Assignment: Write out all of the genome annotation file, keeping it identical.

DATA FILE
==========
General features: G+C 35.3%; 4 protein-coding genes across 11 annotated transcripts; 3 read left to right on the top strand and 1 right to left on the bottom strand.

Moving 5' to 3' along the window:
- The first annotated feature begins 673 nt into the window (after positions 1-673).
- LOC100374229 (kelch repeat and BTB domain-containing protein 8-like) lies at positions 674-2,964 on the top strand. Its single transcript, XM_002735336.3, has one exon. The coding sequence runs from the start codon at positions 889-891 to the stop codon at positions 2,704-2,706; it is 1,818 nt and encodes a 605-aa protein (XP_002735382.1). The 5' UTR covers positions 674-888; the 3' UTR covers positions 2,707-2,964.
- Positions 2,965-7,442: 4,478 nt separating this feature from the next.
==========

General features: G+C 35.3%; 4 protein-coding genes across 11 annotated transcripts; 3 read left to right on the top strand and 1 right to left on the bottom strand.

Moving 5' to 3' along the window:
- The first annotated feature begins 673 nt into the window (after positions 1-673).
- LOC100374229 (kelch repeat and BTB domain-containing protein 8-like) lies at positions 674-2,964 on the top strand. Its single transcript, XM_002735336.3, has one exon. The coding sequence runs from the start codon at positions 889-891 to the stop codon at positions 2,704-2,706; it is 1,818 nt and encodes a 605-aa protein (XP_002735382.1). The 5' UTR covers positions 674-888; the 3' UTR covers positions 2,707-2,964.
- Positions 2,965-7,442: 4,478 nt separating this feature from the next.